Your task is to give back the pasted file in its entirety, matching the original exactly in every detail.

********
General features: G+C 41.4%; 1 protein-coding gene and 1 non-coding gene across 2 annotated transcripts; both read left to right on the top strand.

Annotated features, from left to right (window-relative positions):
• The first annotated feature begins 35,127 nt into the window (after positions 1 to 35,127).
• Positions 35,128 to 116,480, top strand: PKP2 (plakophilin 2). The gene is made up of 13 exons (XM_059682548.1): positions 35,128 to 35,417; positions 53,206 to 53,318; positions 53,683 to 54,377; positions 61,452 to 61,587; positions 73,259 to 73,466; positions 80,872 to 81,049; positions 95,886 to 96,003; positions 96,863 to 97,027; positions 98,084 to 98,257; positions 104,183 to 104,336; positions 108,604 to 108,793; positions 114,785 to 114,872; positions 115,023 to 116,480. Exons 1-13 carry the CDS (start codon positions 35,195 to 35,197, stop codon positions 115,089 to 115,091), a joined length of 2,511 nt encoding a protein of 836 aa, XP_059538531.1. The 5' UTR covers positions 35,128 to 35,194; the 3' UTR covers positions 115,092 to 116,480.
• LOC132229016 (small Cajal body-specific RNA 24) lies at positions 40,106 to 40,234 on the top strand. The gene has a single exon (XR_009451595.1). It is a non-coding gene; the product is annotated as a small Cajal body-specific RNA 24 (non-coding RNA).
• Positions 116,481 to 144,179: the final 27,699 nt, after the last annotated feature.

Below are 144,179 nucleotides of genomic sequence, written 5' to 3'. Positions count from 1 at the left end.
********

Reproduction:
General features: G+C 41.4%; 1 protein-coding gene and 1 non-coding gene across 2 annotated transcripts; both read left to right on the top strand.

Annotated features, from left to right (window-relative positions):
• The first annotated feature begins 35,127 nt into the window (after positions 1 to 35,127).
• Positions 35,128 to 116,480, top strand: PKP2 (plakophilin 2). The gene is made up of 13 exons (XM_059682548.1): positions 35,128 to 35,417; positions 53,206 to 53,318; positions 53,683 to 54,377; positions 61,452 to 61,587; positions 73,259 to 73,466; positions 80,872 to 81,049; positions 95,886 to 96,003; positions 96,863 to 97,027; positions 98,084 to 98,257; positions 104,183 to 104,336; positions 108,604 to 108,793; positions 114,785 to 114,872; positions 115,023 to 116,480. Exons 1-13 carry the CDS (start codon positions 35,195 to 35,197, stop codon positions 115,089 to 115,091), a joined length of 2,511 nt encoding a protein of 836 aa, XP_059538531.1. The 5' UTR covers positions 35,128 to 35,194; the 3' UTR covers positions 115,092 to 116,480.
• LOC132229016 (small Cajal body-specific RNA 24) lies at positions 40,106 to 40,234 on the top strand. The gene has a single exon (XR_009451595.1). It is a non-coding gene; the product is annotated as a small Cajal body-specific RNA 24 (non-coding RNA).
• Positions 116,481 to 144,179: the final 27,699 nt, after the last annotated feature.

Below are 144,179 nucleotides of genomic sequence, written 5' to 3'. Positions count from 1 at the left end.